|Corin, Santi, Maria, Christine, and Pepe at our |
vegetarian tapas party, May 27, 2013
Going out for tapas and pinchos is part of everyday life in Spain. These culinary delights are miniature works of art; colorful and creative with seemingly endless possibilities for food combinations in a small space. They're also delicious. There is one disadvantage: They tend not to be very vegetarian-friendly.
First, some terminology: Tapas are very small snacks, often served on a toothpick. Many bars give them away free with a drink. Pinchos are like tapas, but a bit bigger and more elaborate. They cost about 2 euros each.
|pinchos at Casa Lita|
For more on the different categories of vegetarianism, here's a good website.
Corin and I usually start by asking which tapas are made with seafood, but this approach can be problematic because many fish-based pinchos also include ham or bacon. Since it's often hidden under the fish, we always have to ask for a detailed ingredient list. This presents a challenge in noisy tapas bars, especially when the ingredients include words we don't know. Adding another layer of complication is the issue of what 'counts' as meat, which seems to be a bit different here. I've had friends and bartenders earnestly explain to me that morcilla (blood sausage) is vegetarian because 'there's no meat in it, only fat.'
|pinchos at Casa Lita|
When Christine came to Spain, it was a challenge to find pinchos for her. There is only so much tortilla de patata and bread/cheese combinations a person can eat! But, like me, she loved the idea of pinchos and the possibilities they presented.
Because of the appeal of pinchos combined with the difficulty of finding many that met our dietary requirements, we decided to go out to a few tapas bars, study the various designs, and then create our own vegetarian versions at home.
|the research continues at Machichaco el Machi|
So, strictly for research purposes, we visited several tapas bars including Machichacho el Machi (left) and Casa Lita on the bay, both favorites with the locals. We then came up with some ideas and went to Corin's favorite shop, El Corte Ingles, to get supplies.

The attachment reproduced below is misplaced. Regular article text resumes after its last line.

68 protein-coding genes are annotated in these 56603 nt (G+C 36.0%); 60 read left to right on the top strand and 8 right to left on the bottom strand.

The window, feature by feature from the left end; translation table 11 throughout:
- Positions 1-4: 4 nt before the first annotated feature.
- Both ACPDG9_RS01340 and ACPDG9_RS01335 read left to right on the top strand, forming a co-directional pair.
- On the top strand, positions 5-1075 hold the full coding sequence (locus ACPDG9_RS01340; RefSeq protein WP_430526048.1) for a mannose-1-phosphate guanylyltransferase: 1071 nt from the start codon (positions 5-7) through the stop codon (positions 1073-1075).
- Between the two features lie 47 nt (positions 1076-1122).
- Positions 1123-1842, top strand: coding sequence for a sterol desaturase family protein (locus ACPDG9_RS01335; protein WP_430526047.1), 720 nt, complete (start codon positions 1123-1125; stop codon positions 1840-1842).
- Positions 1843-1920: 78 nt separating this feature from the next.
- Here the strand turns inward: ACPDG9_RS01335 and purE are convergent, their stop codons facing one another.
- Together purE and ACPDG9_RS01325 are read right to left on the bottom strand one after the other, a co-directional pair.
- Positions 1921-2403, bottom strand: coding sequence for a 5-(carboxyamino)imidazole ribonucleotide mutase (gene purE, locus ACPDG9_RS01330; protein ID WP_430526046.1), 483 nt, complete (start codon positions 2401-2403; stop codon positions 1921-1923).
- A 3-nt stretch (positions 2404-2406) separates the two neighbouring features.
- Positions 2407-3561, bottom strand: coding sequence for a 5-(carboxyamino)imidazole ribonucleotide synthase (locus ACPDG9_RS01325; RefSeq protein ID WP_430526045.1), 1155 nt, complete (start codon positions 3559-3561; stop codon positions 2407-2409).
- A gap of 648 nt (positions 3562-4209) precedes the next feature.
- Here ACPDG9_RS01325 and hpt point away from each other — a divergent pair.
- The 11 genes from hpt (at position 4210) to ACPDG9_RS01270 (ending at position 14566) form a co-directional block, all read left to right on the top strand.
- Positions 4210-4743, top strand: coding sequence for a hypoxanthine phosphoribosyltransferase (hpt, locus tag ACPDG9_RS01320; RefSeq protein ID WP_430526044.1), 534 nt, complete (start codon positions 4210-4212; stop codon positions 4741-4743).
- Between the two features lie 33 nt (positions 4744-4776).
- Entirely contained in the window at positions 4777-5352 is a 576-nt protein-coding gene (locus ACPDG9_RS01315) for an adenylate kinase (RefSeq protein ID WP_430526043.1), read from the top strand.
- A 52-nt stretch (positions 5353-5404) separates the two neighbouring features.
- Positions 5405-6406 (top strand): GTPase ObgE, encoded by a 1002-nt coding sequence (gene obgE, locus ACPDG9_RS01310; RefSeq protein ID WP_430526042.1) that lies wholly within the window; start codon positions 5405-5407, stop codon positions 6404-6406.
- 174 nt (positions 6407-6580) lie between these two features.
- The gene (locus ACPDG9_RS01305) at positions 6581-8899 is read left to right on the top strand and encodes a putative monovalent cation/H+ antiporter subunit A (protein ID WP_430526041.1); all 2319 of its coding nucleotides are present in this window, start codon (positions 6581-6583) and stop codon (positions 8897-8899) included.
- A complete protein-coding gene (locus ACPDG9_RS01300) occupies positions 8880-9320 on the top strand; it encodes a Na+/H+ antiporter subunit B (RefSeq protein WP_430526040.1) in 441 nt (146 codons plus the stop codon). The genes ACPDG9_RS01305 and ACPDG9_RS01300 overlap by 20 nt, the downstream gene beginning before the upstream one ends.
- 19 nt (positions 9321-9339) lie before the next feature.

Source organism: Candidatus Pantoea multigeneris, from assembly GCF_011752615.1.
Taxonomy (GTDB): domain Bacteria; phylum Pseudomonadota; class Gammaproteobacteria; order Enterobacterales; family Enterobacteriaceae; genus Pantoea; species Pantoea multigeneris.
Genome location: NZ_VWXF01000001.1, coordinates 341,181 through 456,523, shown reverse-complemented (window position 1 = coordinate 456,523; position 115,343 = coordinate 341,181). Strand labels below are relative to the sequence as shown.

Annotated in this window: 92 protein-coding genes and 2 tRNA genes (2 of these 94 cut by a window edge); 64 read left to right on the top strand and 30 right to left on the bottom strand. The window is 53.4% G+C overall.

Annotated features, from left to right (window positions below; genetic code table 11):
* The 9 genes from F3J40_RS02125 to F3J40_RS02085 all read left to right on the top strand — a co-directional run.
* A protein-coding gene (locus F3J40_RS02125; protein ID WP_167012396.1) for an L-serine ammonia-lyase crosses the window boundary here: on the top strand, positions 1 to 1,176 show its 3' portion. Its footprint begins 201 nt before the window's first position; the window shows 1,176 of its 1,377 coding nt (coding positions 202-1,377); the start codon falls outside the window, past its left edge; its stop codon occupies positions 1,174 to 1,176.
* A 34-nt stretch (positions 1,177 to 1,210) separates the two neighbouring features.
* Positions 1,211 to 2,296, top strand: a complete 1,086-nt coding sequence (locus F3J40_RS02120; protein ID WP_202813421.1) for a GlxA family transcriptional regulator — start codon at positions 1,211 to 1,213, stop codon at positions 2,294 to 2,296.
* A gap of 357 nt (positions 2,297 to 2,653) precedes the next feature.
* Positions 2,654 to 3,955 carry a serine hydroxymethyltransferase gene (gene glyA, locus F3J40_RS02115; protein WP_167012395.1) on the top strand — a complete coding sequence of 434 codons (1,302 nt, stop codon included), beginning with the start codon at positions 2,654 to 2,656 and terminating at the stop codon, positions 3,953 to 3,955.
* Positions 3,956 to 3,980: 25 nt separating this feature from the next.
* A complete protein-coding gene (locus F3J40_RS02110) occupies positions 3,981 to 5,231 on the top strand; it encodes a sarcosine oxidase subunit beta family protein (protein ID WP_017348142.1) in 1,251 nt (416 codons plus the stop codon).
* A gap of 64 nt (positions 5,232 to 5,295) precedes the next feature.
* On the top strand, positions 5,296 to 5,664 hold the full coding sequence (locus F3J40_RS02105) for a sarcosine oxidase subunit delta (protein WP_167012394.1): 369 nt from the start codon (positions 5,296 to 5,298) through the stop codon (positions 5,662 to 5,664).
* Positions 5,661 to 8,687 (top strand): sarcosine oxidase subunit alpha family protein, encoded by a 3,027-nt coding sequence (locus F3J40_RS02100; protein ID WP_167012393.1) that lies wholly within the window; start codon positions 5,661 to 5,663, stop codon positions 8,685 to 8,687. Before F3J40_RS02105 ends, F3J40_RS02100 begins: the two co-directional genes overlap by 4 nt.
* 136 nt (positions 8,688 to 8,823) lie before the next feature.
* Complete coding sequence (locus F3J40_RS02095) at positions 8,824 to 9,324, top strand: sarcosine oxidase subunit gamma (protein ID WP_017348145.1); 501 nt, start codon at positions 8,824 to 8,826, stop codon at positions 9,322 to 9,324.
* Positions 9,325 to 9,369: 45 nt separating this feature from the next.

We started with crackers and small pieces of bread, then added a variety of toppings. Christine took these wonderful pictures of the final results: our special pinchos, inspired by the tapas bars of Santander but adapted for vegetarians.
The only thing left to do was invite some friends; luckily, I have three who live on the very next street. They brought wine, and, alors! A vegetarian pincho party!
|OK for pescatarians: red peppers, bonito, and caramelized onions|
|Caprese tapas: Toast, pesto, mozzarella, and tomatoes|
|An English favorite: Jacobs cream crackers, cheddar cheese, and Branston pickle|
|Goat's cheese with red peppers, caramelized onions, and chives|
|Avocado, tomato, and chives|
|Eggs with alioli, chives, and spears of asparagus|
|Selection of pinchos with a glass of Lambrusco|
Thanks to Christine and Corin for all the creative input and helping with the preparations! And thanks to our Spanish friends Maria, Pepe, and Santi, experienced tapas eaters and non-vegetarians, for coming to share them with us.
If this inspires you to try other vegetarian cooking, here's a link to Christine's highly recommended vegetarian cooking blog, ciao veggie
|Guests have just arrived...9 p.m., the eating time in Spain!|
|Taking pinchos home: Santi and Maria|